As the number and size of nonviolent protests worldwide have grown, so has the frequency of governments acting in authoritarian ways.
Russians posing as Americans, wild conspiracy theories about political figures, outright fabrications — these were all part of Russian efforts to interfere in the 2016 US presidential elections. But it turns out this kind of disinformation has been around for decades, since the early days of the Soviet Union. It’s just gotten a lot more powerful, thanks to tech and social media. To understand what is happening now, we have to understand how we got here: The end of communism in Russia, the rise of democracy, and, ultimately, its demise at the hands of the man behind all this modern-day manipulation — Russian President Vladimir Putin. In this featured episode from The World's partners at the podcast "Raw Data," we get a front-row seat to the story with the US former ambassador to Russia — and a guy who knows about disinformation on a very personal level — Michael McFaul. This is the first of a three-part series from "Raw Data."
Lucas Mendes, a Senior Research Officer at ILGA World, discusses with Marco Werman the wins and losses of the last decade for the worldwide LGBTQ community.
On Friday, an Iranian-backed militia group attacked a US base, known as K1, in Iraq, killing an American contractor. Shortly after, the US struck the bases of an Iranian-backed Iraqi militia in retaliation. Carol Hills spoke with a former veteran who served at K1 to discuss the role that contractors play in US war zones.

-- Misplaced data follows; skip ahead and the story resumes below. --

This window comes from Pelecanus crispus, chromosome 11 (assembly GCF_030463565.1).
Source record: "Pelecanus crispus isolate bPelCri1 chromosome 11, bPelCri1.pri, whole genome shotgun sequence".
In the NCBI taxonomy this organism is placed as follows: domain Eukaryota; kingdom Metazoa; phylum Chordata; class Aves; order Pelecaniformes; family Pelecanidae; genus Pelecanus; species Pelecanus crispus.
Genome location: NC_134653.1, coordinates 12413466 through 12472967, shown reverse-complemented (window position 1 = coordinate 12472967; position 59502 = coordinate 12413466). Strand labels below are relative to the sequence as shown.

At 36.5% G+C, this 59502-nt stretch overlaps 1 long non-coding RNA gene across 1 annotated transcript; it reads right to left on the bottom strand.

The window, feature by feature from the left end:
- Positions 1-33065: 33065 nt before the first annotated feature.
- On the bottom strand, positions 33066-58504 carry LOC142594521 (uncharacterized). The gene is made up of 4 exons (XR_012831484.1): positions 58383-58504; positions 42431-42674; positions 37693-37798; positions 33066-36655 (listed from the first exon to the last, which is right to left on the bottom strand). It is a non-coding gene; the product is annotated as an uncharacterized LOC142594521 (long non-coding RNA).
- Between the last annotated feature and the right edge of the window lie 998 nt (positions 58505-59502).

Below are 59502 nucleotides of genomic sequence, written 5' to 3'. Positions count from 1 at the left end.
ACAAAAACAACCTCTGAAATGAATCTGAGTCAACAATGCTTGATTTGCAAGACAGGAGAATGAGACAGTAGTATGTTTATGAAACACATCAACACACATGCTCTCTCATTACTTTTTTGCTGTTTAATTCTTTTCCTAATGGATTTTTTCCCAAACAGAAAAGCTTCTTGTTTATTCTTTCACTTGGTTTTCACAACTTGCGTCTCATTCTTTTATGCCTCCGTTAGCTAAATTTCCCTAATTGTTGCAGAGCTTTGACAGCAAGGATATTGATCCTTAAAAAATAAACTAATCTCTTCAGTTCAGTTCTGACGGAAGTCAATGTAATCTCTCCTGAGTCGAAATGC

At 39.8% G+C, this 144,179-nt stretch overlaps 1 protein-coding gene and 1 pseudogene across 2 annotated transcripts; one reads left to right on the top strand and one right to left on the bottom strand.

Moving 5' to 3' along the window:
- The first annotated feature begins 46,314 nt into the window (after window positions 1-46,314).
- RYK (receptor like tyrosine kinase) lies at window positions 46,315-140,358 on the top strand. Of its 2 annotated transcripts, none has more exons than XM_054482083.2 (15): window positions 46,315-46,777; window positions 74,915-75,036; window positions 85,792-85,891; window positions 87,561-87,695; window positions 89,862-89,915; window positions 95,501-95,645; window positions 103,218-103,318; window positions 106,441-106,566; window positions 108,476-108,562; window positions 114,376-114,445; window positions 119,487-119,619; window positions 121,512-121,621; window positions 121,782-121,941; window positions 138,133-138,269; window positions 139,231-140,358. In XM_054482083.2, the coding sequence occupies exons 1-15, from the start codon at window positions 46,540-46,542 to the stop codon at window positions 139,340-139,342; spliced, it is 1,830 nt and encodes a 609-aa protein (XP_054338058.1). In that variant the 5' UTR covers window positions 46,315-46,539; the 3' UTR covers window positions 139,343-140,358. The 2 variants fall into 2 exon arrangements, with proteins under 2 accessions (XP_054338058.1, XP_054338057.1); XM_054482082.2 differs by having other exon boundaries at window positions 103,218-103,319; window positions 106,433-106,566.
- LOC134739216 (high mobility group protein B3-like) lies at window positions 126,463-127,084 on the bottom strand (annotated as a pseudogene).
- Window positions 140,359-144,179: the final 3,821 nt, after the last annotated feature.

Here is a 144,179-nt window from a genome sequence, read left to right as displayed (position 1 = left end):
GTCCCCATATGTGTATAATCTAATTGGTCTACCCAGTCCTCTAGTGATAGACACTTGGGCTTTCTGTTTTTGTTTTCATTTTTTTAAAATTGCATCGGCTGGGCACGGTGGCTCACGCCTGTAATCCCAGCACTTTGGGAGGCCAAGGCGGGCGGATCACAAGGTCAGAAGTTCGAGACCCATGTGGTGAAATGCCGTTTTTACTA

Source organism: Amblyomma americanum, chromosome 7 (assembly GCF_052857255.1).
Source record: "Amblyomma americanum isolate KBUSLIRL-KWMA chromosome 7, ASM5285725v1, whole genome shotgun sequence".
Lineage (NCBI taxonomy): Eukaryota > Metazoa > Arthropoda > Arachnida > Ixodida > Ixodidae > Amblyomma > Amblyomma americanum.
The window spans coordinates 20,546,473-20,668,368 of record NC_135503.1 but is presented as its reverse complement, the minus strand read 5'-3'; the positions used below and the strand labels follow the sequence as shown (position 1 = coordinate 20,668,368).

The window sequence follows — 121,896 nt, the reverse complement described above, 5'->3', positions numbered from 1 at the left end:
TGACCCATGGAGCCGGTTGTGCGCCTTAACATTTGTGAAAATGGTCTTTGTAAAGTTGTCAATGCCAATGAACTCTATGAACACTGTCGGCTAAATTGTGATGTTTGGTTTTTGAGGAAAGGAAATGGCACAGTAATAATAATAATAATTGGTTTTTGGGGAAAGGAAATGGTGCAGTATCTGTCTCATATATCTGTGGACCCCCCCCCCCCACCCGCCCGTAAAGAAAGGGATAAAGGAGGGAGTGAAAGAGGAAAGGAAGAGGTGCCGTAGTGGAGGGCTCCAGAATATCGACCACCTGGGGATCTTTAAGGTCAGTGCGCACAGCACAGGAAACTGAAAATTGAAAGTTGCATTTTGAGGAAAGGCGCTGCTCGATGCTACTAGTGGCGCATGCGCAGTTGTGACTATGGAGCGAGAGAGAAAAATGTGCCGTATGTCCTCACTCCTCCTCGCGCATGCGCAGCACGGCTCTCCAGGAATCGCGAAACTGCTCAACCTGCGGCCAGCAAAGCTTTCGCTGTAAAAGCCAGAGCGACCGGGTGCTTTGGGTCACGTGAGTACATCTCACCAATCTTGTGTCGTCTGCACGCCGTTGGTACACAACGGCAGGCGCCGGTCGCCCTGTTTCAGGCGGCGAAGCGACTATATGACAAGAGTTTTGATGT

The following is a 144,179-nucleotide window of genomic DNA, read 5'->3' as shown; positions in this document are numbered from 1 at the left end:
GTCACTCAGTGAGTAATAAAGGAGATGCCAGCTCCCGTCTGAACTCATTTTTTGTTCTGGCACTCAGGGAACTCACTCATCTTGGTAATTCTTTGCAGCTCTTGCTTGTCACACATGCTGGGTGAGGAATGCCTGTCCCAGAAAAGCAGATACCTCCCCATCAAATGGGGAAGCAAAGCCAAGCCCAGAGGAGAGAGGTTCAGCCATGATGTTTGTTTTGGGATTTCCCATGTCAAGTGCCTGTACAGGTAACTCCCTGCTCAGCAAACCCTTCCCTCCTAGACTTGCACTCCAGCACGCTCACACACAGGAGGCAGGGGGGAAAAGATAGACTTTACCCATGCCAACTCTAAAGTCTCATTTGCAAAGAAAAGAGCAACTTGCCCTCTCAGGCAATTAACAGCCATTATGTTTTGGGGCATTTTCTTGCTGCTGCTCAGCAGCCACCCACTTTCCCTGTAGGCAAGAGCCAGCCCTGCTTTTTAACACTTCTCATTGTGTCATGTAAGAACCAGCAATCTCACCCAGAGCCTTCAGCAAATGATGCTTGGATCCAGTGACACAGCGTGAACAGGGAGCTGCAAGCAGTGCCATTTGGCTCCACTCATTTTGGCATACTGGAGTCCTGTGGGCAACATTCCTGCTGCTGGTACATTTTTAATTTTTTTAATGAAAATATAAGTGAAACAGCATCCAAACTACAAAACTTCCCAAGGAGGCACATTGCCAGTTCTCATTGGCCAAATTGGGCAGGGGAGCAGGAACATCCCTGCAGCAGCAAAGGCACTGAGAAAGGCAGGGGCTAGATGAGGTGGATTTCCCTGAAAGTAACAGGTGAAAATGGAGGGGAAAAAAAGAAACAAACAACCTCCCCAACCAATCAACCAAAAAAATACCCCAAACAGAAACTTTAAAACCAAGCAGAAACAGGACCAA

When journalists flee their home countries, they lose their two most important tools: their native reporting language and their professional networks. Amal magazine, staffed by exiled journalists in Germany, is trying to change that.
Tito Magoti’s arrest and detention signals a growing crackdown on free expression in Tanzania.
Gas. Bread. A subway ticket: The soaring cost of everyday necessities sparked protests that spiraled into major movements in countries like France, Zimbabwe, Lebanon, Sudan and Chile. Throughout the world, citizens took to the streets in 2019 to rise up against inequality, corruption and bad governance.
Nikita Kulachenkov works with Russian opposition leader Alexei Navalny on the Anti-Corruption Foundation's investigations unit. Kulachenkov spoke to The World's host Marco Werman from Berlin.